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16/09/2010 1082

Cadillac - Park Avenue


Seizing the imagination of even the most conservative, Cadillac presents the fiberglass body Park Avenue four-door sedan to all those who desire the finest in futuristic automotive design.

Enhanced by a dark Antoinette Blue exterior trimmed with bright chrome, the Park Avenue is topped with a hand-brushed aluminum roof.

Having an exciting quality of beauty gained from a restrained yet dynamically futuristic styling, this sedan is 230.1 inches over-all in length, 58.3 in over-all height and 80 inches in over-all width.

Virtually expectant as a jet airliner before its takeoff run, yet contemporarily conservative in keeping with its intended purpose, the Park Avenue is assuredly "different" from its recessed cellular stainless steel grille protected by massive twin cones of bright chromed steel to its distinctively defined yet flowing fin-like rear fenders.

Unlike Cadillac's other two futuristic cars from 1954, the La Espada and El Camino, which have dual headlights and tail lights, the Park Avenue, in keeping with its restrained functionalism, has two sealed beam chrome bezeled lamps protruding slightly from the forward tilted line of the integrally rounded sweep of fenders and hood.

Inset between the visor effect the of fenders and the headlamps is a fine chrome mesh grille covering the air intakes.

Jeweler sculptured concave Cadillac's V's and Crests are recessed into the upper extreme surfaces of the hood an rear trunk lid.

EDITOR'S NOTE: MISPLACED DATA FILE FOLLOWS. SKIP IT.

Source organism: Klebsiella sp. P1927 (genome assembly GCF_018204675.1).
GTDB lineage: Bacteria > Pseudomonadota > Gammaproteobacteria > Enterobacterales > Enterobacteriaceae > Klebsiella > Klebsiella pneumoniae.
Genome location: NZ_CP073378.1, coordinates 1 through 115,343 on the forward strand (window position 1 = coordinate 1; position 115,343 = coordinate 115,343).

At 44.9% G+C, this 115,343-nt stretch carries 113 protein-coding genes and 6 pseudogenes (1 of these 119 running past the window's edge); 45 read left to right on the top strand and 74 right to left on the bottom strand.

A pencil line bright chrome strip extends from the headlamps through the mid line of the body to the center of the rear door where it drops suddenly into a narrow fluted stone guard.

An extended bubble canopy crafted from hand-brushed aluminum is supported by fiberglass pillars and headers. 

Compound curved window lites for the Park Avenue ar outlined with bright chrome reveal moldings.

Sweeping in width and lowness is the rear trunk lid with V, crest and license frame recessed into the flowing line.

Drive, stop and park lights extend like set jewels mounted in tiered fashion from the trailing edge of the forward tapered, upswept rear fenders.

Adding weight and balance to the rear fenders are twin exhaust ports trailing from their lower end in massive bright chromed steel housings reminiscent of contemporary jet plane afterburner stacks.

Below the rear deck lid is a special compartment housing the spare tire, removed by lowering a bright chrome trimmed door. A structural part of the car, this door also serves as a bumperette and license plate and a license plate mounting.

Aluminum alloy turbine blade, whitewall tired wheels complete the exterior design.

Single-tone gray leathers, including imported English calf with an unusual grain and suede-laike nap texture are employed on the interior together with brushed and bright chrome trim.

Seat inserts use imported English calf which is grained and napped by a special hot stamp process.

Instruments set in gray leather covered panel are clustered with studied affect about the chrome and brushed aluminum steering column using a black plastic wheel rims trimmed with chrome horn ring.

The interior of the hand-brushed aluminum roof is covered with perforated gray Naugahyde.

Covered with a gray loop frieze even the floor of the car is in keeping with the over-all color decor.

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1954  Motorama


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